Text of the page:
Conference Contribution Details
Mandatory Fields
Anne Byrne, Emma Brannlund, Aura Lounasmaa, Tanja Kovacic
International Conference on Narrative
A Trialogue in/of Translation: The use of Narrative Inquiry in Cross-Cultural Research
Manchester Metropolitan University
Chaired Session
Optional Fields
27-JUN-13
29-JUN-13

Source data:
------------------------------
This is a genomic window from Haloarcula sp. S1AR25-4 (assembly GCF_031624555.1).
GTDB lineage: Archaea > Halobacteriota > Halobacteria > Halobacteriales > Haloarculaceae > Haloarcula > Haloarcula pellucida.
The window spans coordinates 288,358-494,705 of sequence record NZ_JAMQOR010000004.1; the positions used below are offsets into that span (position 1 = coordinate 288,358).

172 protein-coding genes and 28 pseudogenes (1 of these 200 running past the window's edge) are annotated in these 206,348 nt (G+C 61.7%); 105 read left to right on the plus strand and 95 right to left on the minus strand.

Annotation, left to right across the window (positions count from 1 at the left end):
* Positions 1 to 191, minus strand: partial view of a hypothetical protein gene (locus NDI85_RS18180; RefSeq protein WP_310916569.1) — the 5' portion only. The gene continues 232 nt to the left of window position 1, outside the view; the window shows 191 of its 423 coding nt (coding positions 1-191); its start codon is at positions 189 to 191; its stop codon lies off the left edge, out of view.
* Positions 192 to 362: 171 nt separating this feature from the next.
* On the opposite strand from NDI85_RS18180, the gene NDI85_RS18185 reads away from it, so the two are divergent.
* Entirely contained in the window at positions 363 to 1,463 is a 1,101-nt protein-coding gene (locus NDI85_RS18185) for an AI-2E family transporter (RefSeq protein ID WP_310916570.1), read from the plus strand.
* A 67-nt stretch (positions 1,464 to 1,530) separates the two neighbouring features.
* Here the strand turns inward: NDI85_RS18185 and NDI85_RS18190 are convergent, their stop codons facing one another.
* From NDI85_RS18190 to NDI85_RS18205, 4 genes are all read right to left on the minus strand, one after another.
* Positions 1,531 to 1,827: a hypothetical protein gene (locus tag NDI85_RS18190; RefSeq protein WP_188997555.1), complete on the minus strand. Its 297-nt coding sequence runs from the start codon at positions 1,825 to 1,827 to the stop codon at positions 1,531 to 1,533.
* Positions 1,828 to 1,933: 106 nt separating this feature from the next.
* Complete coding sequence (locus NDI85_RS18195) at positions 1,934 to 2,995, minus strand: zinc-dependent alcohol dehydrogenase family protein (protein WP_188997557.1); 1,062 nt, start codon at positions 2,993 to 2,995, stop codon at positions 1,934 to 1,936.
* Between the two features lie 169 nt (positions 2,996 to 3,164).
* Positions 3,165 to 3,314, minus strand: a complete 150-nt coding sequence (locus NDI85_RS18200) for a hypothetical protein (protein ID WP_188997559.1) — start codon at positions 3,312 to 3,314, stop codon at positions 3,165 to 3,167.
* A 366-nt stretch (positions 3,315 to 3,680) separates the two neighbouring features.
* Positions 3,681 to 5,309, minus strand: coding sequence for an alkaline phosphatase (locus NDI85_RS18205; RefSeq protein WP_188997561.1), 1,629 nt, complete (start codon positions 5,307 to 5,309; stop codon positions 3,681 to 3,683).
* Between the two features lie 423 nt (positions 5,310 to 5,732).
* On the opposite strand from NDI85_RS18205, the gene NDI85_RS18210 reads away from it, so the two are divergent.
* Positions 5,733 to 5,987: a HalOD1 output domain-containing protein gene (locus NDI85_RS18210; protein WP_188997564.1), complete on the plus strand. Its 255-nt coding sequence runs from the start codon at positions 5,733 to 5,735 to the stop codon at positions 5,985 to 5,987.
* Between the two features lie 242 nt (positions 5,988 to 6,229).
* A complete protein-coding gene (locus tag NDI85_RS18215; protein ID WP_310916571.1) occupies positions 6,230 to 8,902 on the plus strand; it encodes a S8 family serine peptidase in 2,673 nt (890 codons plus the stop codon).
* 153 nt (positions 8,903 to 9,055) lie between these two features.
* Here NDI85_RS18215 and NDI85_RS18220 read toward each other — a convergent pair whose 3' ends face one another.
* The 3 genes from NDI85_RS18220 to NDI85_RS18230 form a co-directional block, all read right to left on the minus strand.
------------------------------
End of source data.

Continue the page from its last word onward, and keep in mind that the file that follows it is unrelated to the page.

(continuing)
2013 International Conference on Narrative NUI Galway Narrative Study Group Proposed Panel   Title of the Panel: A Trialogue in/of Translation: The use of Narrative Inquiry in Cross-Cultural Research   Panel description   Doing narrative inquiry between languages, the researcher is not only a mediator between cultures, but becomes a re-constructor of these cultures. Temple and Koterba (2009) assert that translation is more than a transfer of meaning from one context to another, as it involves translation of people’s lives. Narratives in/of translations refer to methods of inquiry and epistemologies of storied understandings of lived life (Andrews et al., 2008; Tamboukou, 2008). This panel focuses on the challenges, complexities and consolations of working with narratives in/of translations during different research stages: What happens when narratives are translated and re-constructed? Where is power situated in cross-cultural research?   1) Presenter: Tanja Kovacic   Title: Personal and Cultural Narratives of Resilience: How to Translate Untranslatable Across Cultures?   The aim of the paper is to explore the use of autoethnographic approach in cross-cultural research on resilience and coping. Particularly, it focuses on the use of the approach in planning the research related to the translation of the concept of resilience from Anglophone academic frames to the cultural context of Slovenia. The researcher, as a member of Slovenian culture, involved herself in the study and gave an interview to be able to discover a link between personal and cultural experiences with risk and coping when growing up (Ellis et al., 2011). Autoethnography helped her to further develop a methodological framework, which evolved around the importance of narrative interviewing (Jovchelovitch and Bauer, 2000) in exploring resilience across languages and cultures. Baker (2005: 12) claims there is a need to “recognize and acknowledge our own embeddedness in a variety of narratives”. This predisposition was applied to a further phase of the research, when a combination of the researcher’s personal and the interviewees’ narratives of coping and resilience were constantly negotiated and reconstructed through the interview process. The paper thus argues that an autoethnographic approach to translation issues provides a tool for the research for an in-depth exploration of construction of meaning across cultures.   2) Presenter: Aura Lounasmaa   Title: Power of language and translation in the multilingual field   Aura Lounasmaa brings us to the interview moment and discusses the need for and limits of reflexivity when dealing with power imbalances brought in by multiple linguistic sites. Conducting interviews in Morocco she experimented with language use in her interviews and was reminded of the influence class, gender and colonialism have on language (Sadiqi, 2003; Spivak, 2012). Aura discusses three interview scenarios: using an interpreter; interviewing a participant in a language where the participant has the linguistic advantage over the researcher and conducting an interview where linguistically the power is with the researcher. All of these scenarios produce differing power relations that affect the resulting narratives. Translators and interpreters cannot accurately produce the original narratives of the participants (Temple, 2005), but when participants are themselves multilingual and the translators of their own narratives, “original” ceases to exist (Slavova and Phoenix, 2011). The participant represents herself, but the narrative produced in French is different from the one the same participant would produce in Arabic. Reflexivity can help reveal the ways in which language produces power relations in research situations, but ultimately a researcher must find a way to present the resulting narratives, despite their problematic production.   3) Presenter: Emma Brännlund   Title: Analysing Women’s In/Security Narratives: Meaning-making and Broken Translations   This paper explores narrative data analysis. It interrogates what happens to politically active women’s narratives of in/security when meaning is translated multiple times? In order to collect women’s in/security narratives this study employed focus groups and interviews with politically active women in Kashmir during summer 2011. Most interviews were conducted in English, mixed with Urdu and Kashmiri. Security is understood as a discursive practice which produces its subjects (Stern, 2006: 182; Wibben, 2011). The multiple linguistic layers make state-centric understandings of security visible and thus possible to deconstruct. The Kashmir Valley can neither be described as a conflict zone nor in peace, but is characterised by a state of in/security. Hyper-masculinised military troops, anti-government militants and “unidentified gunmen”, as well as robust gender roles, govern social and political life. So, in/security, both discursive and embodied, constitutes the Kashmiri population and, significantly, women activists. This paper argues that a narrative approach to data analysis can help us understand the productive aspects of power relations within language and translation (Baker, 2006; Stern, 2006; Wibben, 2011). A narrative approach reveals the connection of women’s experiences and their personal narratives to larger discourses, and therefore puts the meta-micro divide between the personal and the political under scrutiny.   Chair of the Panel:  Dr. Anne Byrne, Senior Lecturer, School of Political Science and Sociology, National University of Ireland, Galway: anne.byrne@nuigalway.ie   Dr. Anne Byrne, a sociologist (National University of Ireland, http://www.nuigalway.ie/soc/staff/byrne_anne.html) writes on gender, identity, rurality, anthropological historiography, socio-biography and qualitative methodologies from a narrative inquiry frame. Founder of the Narrative Studies Group, Galway, recent publications include (2012) Irish Journal of Sociology, ‘Yours Sincerely: Letters and Lives’ review article,  (2011) Echanges épistolaires en anthropologie : l’enquête Harvard-Irlande/ Letters in anthropological research: the Harvard-Irish Survey (1930-1936) in Ethnologie francaise, Irlande après Arensberg et O Duilearga, 4(2) 241-252 and with O’Mahony, D. (2012) Family and Community: (Re) telling our own story. Journal of Family Issues, 33(1) 52-75.   Participants of the Panel:   1) Tanja Kovacic, Ph.D. Candidate, UNESCO Child and Family Research Centre, School of Political Science and Sociology, National University of Ireland, Galway; t.kovacic1@nuigalway.ie   Title of the Paper: Autoethnographic and Cultural Narratives of Resilience: How to Translate Untranslatable Across Cultures?   Tanja Kovacic is a PhD fellow at the UNESCO Child and Family Research Centre, National University of Ireland, Galway. Her research interests focus on epistolary narrative inquiry of the Second World War letters, narrative interviewing, sociology of socialist and post-socialist youth and resilience. Tanja is an active member of NUI Galway Narrative Study Group. She was a teaching assistant of the course on biographical and narrative research and a student tutor in social sciences on BA and MA level at NUIG. She has also been a guest lecturer at MA programme MIREES at the University of Bologna.   2) Aura Lounasmaa, Ph.D. Candidate, Global Women's Studies Program, School of Political Science and Sociology, National University of Ireland, Galway; a.lounasmaa1@nuigalway.ie   Title of the Paper: The power of language and translation in the multilingual field   Aura is a PhD student in the Global Women’s Studies Programme in the National University of Ireland, Galway. She researches the narratives of modernity and democratisation in the advocacy and activism of rights-based and faith-based women’s organisations in Morocco. Aura has been a member of the teaching team in the Gender, Globalisation and Rights MA programme and in the School of Political Science and Sociology and is a member of the NUI Galway Narrative Studies Group, postgraduate feminist and gender studies network Sibeal and the Feminist and Women’s Studies Association. Her research project is funded by the Irish Research Council for Humanities and Social Sciences.   3) Emma Brännlund, Ph.D. Candidate, Global Women's Studies Program, School of Political Science and Sociology, National University of Ireland, Galway; e.brannlund1@nuigalway.ie   Title of the Paper: Analysing Women’s In/Security Narratives: Meaning-making and Broken Translations   Emma Brännlund is doing a Ph.D. on women’s political activism in Kashmir. She has studied at LSE (MSc Gender, Development and Globalisation) and SOAS (BA Law and Politics). Her research interests involve Critical Security, Gender Studies, International Relations, Kashmir and South Asia studies. Emma is an active member of the Narrative Study Group at NUI Galway. In 2009 Emma was a visiting researcher at WISCOMP (Women in Security, Conflict Management and Peace) in New Delhi. She is also part of the teaching team in BA Connect, the Gender, Globalisation and Rights MA programme and in the School of Political Science and Sociology.